Heely Scholars in Archival and Historical Research is intended for rising seniors who have demonstrated a keen interest and ability in their study of American history. The program includes a two-week summer session and an Advanced Research Seminar in the fall. Heely Scholars in Archival and Historical Research are introduced to primary research from collections in the School’s Stephan Archives and through excursions to other research institutions. Through the course of their investigation, Scholars:
- Develop a culminating senior thesis in the fall as part of the Advanced Research Seminar
- Present a group project during the academic year on a topic of relevance to the Fourth Form history curriculum
- Enhance community awareness and use of Stephan Archives through digitized exhibits, documentary films, podcasts, and Master Classes for parents
- Craft instructional tools and curriculum that may be adopted by future visitors to the Stephan Archives
Sample Heely Scholars in Archival and Historical Research projects have included:
Investigation of World War II
Scholars profiled School leadership through the war years; studied perceptions of Japanese students in attendance at Lawrenceville; detailed how the administration implemented a “wartime program” academic curriculum, moral education, and physical training; and highlighted the experiences of Lawrenceville students while in prisoner-of-war camps and after returning home. Scholars also conducted archival research during a spring break trip to Europe, including at the Imperial War Museum and the Emanuel School in London, England.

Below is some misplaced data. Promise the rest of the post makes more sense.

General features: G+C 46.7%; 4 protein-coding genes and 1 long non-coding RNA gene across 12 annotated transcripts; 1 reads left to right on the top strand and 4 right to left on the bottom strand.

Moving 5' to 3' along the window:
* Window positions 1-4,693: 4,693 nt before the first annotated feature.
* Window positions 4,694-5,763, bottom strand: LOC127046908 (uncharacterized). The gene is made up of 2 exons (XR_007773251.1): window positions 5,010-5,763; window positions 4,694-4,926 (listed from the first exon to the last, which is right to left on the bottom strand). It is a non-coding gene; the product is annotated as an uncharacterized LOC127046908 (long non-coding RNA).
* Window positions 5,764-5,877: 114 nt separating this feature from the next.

Cultural trends of the 1960s
Scholars utilized the archives to generate research on how Lawrenceville compared to other campuses that were being jolted by the cultural trends and events of the 1960s. The final collaborative project was a podcast that the Scholars crafted from the oral histories of various members of the community. The audio recordings and transcripts of the oral histories were donated to the Stephan Archives for use by future researchers.
Scholars considered the observations of Alexis de Tocqueville, who may have passed the School’s predecessor, the Lawrenceville Academy, during his early 19th century visit to America. Scholars attempt to discern what he would make of the School’s rich history and ties to the antebellum reform movements, slavery, and the Cherokee Nation. In addition to the curriculum developed for use by history classes, the scholars also produced a documentary film of the era utilizing a sound treatment of archival documents.
"The Heely Scholars program was my most profound academic experience during my time at Lawrenceville. The opportunity to learn how to analyze primary source material, glean historical themes, and communicate newfound insights prepared me well to conduct further archival research at the National Geographic Society and Georgetown University Archives. The program effectively demonstrates how the Stephan Archives remain a critical means of understanding how Lawrenceville became the institution it is today."
Bobby Vogel ' 18